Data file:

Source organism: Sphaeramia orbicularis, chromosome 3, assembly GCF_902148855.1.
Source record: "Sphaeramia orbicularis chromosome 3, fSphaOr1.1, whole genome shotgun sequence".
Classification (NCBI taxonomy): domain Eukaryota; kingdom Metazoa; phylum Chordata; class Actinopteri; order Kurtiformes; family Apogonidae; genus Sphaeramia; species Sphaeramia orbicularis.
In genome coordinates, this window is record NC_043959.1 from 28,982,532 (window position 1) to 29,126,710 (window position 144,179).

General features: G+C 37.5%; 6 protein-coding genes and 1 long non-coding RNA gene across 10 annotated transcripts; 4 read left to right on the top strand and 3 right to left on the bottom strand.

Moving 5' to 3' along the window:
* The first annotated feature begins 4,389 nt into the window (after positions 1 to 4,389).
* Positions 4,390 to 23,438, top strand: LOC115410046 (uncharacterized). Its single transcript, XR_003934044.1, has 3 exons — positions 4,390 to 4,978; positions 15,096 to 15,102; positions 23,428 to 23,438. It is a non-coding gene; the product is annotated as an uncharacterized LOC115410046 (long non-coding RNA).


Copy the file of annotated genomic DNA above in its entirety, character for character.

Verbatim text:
Source organism: Sphaeramia orbicularis, chromosome 3, assembly GCF_902148855.1.
Source record: "Sphaeramia orbicularis chromosome 3, fSphaOr1.1, whole genome shotgun sequence".
Classification (NCBI taxonomy): domain Eukaryota; kingdom Metazoa; phylum Chordata; class Actinopteri; order Kurtiformes; family Apogonidae; genus Sphaeramia; species Sphaeramia orbicularis.
In genome coordinates, this window is record NC_043959.1 from 28,982,532 (window position 1) to 29,126,710 (window position 144,179).

General features: G+C 37.5%; 6 protein-coding genes and 1 long non-coding RNA gene across 10 annotated transcripts; 4 read left to right on the top strand and 3 right to left on the bottom strand.

Moving 5' to 3' along the window:
* The first annotated feature begins 4,389 nt into the window (after positions 1 to 4,389).
* Positions 4,390 to 23,438, top strand: LOC115410046 (uncharacterized). Its single transcript, XR_003934044.1, has 3 exons — positions 4,390 to 4,978; positions 15,096 to 15,102; positions 23,428 to 23,438. It is a non-coding gene; the product is annotated as an uncharacterized LOC115410046 (long non-coding RNA).